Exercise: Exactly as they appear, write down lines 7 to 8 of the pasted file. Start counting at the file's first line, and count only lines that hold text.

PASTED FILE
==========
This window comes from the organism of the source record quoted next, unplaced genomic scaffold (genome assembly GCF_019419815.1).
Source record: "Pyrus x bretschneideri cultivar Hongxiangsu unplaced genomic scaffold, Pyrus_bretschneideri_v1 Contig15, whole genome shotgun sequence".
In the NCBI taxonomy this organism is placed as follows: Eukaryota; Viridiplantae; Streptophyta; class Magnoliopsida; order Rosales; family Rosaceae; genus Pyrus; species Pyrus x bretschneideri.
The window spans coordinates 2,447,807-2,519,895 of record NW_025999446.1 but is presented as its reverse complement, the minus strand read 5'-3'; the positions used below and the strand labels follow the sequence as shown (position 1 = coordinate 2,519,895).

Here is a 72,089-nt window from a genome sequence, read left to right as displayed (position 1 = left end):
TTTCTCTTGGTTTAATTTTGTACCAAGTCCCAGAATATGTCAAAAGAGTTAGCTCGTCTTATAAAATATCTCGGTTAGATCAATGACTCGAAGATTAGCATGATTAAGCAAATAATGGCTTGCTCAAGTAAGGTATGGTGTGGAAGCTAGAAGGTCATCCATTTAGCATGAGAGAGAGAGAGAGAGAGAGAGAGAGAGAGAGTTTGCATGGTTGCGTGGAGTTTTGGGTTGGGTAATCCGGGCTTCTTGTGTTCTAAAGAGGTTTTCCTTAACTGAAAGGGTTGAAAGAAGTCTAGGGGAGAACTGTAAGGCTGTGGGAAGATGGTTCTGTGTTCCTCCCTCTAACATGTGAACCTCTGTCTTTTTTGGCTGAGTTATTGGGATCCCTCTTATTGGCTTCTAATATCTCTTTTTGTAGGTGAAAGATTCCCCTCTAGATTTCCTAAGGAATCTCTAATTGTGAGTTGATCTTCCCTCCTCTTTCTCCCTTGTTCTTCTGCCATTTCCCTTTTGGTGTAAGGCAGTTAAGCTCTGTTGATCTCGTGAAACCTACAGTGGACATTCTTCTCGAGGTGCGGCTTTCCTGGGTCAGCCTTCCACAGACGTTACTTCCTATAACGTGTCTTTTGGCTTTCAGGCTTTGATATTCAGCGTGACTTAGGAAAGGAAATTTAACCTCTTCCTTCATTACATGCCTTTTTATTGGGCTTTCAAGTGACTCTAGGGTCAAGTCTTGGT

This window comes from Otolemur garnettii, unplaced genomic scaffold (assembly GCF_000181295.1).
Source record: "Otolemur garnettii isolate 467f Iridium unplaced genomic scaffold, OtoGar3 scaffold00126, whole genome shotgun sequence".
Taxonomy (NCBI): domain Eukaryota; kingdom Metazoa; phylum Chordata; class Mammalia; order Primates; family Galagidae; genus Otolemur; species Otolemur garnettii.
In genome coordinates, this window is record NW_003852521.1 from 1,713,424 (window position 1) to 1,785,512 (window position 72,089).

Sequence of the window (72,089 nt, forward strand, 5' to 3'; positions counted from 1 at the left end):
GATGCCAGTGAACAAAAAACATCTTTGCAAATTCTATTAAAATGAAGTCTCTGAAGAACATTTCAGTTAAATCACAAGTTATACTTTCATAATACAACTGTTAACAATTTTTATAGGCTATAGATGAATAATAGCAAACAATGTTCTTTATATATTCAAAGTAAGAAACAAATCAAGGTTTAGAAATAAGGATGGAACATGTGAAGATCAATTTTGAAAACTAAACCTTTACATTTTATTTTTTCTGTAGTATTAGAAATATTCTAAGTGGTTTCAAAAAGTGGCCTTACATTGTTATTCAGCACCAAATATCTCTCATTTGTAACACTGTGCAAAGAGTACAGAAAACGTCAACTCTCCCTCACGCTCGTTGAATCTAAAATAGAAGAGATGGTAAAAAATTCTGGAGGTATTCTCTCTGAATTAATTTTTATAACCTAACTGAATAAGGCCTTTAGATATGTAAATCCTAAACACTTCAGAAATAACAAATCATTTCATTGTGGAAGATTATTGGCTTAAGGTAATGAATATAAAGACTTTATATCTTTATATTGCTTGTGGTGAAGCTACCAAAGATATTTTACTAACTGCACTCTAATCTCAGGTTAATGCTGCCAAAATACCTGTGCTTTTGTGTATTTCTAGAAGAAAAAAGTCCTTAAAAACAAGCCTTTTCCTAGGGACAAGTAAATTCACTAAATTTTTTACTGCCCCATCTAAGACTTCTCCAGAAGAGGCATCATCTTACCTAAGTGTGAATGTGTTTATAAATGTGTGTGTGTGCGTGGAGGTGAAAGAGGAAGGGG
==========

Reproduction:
This window comes from Otolemur garnettii, unplaced genomic scaffold (assembly GCF_000181295.1).
Source record: "Otolemur garnettii isolate 467f Iridium unplaced genomic scaffold, OtoGar3 scaffold00126, whole genome shotgun sequence".